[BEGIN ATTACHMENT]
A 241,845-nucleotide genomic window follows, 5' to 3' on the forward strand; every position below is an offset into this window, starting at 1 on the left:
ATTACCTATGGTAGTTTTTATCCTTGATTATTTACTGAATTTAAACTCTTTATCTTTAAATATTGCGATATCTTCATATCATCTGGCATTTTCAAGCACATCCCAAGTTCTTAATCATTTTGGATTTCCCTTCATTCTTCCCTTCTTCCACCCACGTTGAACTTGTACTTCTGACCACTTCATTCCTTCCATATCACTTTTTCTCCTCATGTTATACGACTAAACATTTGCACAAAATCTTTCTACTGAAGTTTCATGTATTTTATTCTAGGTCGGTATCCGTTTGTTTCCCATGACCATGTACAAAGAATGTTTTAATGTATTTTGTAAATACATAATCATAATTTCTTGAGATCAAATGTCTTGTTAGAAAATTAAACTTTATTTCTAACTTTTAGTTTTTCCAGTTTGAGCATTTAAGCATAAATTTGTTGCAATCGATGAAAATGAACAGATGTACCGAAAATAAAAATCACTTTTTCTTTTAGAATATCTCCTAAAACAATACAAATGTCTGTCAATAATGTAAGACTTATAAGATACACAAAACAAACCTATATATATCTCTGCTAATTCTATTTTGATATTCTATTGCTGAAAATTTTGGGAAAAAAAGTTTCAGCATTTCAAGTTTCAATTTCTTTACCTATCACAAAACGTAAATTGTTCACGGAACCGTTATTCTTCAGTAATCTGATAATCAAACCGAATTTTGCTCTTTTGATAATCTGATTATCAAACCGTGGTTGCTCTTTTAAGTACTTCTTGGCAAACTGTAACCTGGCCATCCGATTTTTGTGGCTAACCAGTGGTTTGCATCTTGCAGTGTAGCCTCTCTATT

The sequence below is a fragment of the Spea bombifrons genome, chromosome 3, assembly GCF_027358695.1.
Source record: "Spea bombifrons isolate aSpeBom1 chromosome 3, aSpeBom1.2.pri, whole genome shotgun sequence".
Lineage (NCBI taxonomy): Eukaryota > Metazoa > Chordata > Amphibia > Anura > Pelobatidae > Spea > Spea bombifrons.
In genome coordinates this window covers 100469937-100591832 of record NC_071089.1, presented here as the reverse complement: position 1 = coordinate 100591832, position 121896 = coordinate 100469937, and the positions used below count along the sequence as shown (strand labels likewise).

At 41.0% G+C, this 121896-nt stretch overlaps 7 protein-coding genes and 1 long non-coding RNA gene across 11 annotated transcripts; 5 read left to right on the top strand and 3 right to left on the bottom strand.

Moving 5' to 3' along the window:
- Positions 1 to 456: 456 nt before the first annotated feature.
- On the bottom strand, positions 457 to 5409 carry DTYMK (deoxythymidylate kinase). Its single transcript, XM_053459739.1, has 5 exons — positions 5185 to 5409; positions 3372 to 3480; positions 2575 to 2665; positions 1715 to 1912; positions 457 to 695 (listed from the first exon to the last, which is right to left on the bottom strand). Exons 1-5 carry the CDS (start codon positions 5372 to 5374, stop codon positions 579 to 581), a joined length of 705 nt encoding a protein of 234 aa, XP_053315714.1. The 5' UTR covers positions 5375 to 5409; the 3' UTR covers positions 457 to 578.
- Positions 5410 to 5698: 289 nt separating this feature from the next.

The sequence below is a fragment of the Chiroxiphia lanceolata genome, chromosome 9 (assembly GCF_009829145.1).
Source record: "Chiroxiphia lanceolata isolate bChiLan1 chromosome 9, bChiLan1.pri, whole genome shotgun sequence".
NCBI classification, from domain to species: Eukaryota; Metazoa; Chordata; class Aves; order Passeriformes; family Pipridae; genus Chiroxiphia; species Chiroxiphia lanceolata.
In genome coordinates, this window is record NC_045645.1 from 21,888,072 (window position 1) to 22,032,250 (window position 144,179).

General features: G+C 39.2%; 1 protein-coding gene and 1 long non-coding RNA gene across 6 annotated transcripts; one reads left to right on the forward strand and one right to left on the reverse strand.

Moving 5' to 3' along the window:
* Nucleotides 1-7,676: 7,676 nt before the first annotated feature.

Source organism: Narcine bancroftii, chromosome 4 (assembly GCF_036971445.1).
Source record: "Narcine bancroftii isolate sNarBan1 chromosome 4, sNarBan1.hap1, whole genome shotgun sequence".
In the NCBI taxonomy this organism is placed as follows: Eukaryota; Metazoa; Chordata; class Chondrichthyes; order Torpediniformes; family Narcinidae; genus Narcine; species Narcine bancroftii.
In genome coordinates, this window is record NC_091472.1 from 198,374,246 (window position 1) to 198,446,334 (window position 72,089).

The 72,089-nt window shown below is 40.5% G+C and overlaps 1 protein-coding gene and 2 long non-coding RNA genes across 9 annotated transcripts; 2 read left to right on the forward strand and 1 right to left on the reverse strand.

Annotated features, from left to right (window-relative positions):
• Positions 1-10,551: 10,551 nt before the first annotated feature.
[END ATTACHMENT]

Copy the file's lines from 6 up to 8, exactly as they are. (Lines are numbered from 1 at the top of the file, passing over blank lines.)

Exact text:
In genome coordinates this window covers 100469937-100591832 of record NC_071089.1, presented here as the reverse complement: position 1 = coordinate 100591832, position 121896 = coordinate 100469937, and the positions used below count along the sequence as shown (strand labels likewise).

At 41.0% G+C, this 121896-nt stretch overlaps 7 protein-coding genes and 1 long non-coding RNA gene across 11 annotated transcripts; 5 read left to right on the top strand and 3 right to left on the bottom strand.

Moving 5' to 3' along the window: